Sometimes, yes, of course, they are [taking credit]. Other times, it might be another problem, it might be you having a problem with the person. They’re not really stealing your ideas; they just bring them up occasionally. In that case, maybe you need to work on the relationship with the other person.

I think the one thing you need to probably avoid is saying to the person, “You are stealing my ideas.” You need to speak to them, but you probably want to find a way out, a resolution that will work for them as well. If you corner them, they’re likely to fight. So try to give them a way out if you can. I think that’s something that goes back, right, to The Art of War, isn’t it? You give people a sort of honourable way out, and you’re much more likely to get your way, even though it might seem a little bit less satisfying. And, you know, you’re going to have to work with this person afterwards, so if you can turn them into an ally or find a better way of getting on with them, then great. You don’t want them resenting you for the next year and a half.

Amato: What about this scenario: How do you deal with someone who goes over your head to your boss or your boss’s boss?

Rigby: That is quite difficult. If you are someone’s line manager, and they go over your head to your boss’s boss, you have to sit them down and say, “This is not appropriate.” And you probably should also speak to your boss’s boss, and say, “This is not appropriate. I want you to refer this person back to me.” You need to ask them why they’re doing it. On the good side, you have the power here. You just have to make the person stop undermining you. Because you are the boss, I think you can. If you have someone who is deliberately undermining you, you are in a position where you can read them the riot act. You say, “This stops now. I am your boss. And I do not expect you to do this.” I think you can be quite tough with them. A lot of people aren’t [tough], and that is why they do it, to see what they can get away with.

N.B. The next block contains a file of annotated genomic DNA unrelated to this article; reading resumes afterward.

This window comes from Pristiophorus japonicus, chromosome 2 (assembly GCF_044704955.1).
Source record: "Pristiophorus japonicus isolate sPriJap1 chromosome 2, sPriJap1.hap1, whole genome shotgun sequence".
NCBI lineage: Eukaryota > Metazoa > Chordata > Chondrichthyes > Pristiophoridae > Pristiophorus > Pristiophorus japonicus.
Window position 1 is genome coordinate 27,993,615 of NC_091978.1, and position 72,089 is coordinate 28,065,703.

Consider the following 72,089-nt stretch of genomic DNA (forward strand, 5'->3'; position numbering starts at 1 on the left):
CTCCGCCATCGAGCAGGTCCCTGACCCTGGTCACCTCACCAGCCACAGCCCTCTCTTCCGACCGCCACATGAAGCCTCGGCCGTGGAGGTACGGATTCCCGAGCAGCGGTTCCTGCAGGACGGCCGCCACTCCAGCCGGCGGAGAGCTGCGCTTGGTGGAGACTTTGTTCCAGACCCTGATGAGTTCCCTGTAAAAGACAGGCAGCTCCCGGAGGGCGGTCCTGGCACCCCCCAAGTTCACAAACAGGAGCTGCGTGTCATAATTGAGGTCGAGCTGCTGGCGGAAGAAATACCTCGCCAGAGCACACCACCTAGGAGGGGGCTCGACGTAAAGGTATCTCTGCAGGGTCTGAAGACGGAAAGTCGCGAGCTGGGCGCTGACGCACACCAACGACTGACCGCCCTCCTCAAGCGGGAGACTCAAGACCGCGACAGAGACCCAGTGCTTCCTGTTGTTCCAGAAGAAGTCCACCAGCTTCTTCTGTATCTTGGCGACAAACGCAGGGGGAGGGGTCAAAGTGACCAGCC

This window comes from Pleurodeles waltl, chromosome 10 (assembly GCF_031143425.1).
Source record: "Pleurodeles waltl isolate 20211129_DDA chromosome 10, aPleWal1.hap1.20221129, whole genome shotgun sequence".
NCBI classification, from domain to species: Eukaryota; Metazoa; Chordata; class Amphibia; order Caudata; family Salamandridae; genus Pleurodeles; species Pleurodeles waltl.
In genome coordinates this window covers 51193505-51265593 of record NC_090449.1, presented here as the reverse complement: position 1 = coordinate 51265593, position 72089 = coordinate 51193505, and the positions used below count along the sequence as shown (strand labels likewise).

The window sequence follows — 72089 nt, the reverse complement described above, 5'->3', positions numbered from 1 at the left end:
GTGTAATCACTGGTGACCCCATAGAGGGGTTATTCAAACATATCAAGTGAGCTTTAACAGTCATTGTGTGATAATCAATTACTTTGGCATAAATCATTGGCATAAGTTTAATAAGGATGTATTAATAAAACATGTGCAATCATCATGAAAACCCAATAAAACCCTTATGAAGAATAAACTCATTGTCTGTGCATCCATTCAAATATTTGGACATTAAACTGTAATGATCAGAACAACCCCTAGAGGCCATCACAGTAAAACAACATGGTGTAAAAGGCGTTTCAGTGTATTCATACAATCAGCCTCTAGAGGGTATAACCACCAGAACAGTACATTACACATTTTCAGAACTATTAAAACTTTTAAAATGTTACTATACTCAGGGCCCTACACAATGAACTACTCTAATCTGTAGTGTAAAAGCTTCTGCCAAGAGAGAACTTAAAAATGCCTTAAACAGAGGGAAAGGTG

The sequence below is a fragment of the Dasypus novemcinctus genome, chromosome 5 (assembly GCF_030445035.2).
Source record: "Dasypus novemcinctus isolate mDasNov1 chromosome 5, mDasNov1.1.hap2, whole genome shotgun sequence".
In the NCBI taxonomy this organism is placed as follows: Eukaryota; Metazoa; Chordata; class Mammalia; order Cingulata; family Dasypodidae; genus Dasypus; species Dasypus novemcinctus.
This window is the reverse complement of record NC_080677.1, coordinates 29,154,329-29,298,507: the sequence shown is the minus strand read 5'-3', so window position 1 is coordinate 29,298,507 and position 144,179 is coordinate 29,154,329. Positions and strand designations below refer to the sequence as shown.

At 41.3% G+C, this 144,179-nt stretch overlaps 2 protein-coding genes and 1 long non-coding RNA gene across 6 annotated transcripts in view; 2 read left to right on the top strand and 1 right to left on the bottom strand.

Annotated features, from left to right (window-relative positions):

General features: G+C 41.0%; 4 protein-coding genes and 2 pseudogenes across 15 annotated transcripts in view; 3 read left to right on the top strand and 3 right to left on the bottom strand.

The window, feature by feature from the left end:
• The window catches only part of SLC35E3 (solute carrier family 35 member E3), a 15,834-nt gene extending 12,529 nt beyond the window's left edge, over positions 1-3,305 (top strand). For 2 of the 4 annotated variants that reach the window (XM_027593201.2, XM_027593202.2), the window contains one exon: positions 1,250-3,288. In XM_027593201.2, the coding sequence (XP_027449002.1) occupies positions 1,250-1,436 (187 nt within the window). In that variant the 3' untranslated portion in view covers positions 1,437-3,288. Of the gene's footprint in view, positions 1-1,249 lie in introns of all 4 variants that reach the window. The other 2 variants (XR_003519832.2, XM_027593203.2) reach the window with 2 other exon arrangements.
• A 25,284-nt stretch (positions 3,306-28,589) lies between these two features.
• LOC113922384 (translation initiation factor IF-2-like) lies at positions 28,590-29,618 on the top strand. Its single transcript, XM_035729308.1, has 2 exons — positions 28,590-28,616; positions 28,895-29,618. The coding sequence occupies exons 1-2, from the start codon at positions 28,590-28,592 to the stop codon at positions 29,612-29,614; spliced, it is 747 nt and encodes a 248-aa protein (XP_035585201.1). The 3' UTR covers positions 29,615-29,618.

Amato: Rhymer, do you have any pet peeves that you think are worth sharing, specific to remote work or not?

Rigby: Um, I’m just trying to think, pet peeves. One actual pet peeve that I had prior to remote work is people who are not available on the phone. I actually think this is something that has become more prevalent perhaps among younger people. I don’t really know why it is. I think it’s perhaps down to the love of chat-based apps. A lot of people almost hide from phone calls. And every now and then, I’ll be like, “At some point, you need to pick up the phone and speak to me”, because what we have is better discussed rather than an endless back and forth of two dozen emails, or WhatsApp messages or Slack or whatever it is. So, yeah, one pet peeve is people who don’t speak on the phone. I think it’s kind of good for you as well. It teaches you to form relationships, and argue your point, and put things across properly. So there is one remote problem. I guess my other remote pet peeve is people who endlessly insist on Zoom calls when a phone call will do just as well.

Amato: That seems like a nice spot to stop. Be sure to tune in to the next part of the conversation when Rhymer Rigby and I get to the scenarios when video works better than phone, or vice versa. Thanks for listening to the FM magazine podcast.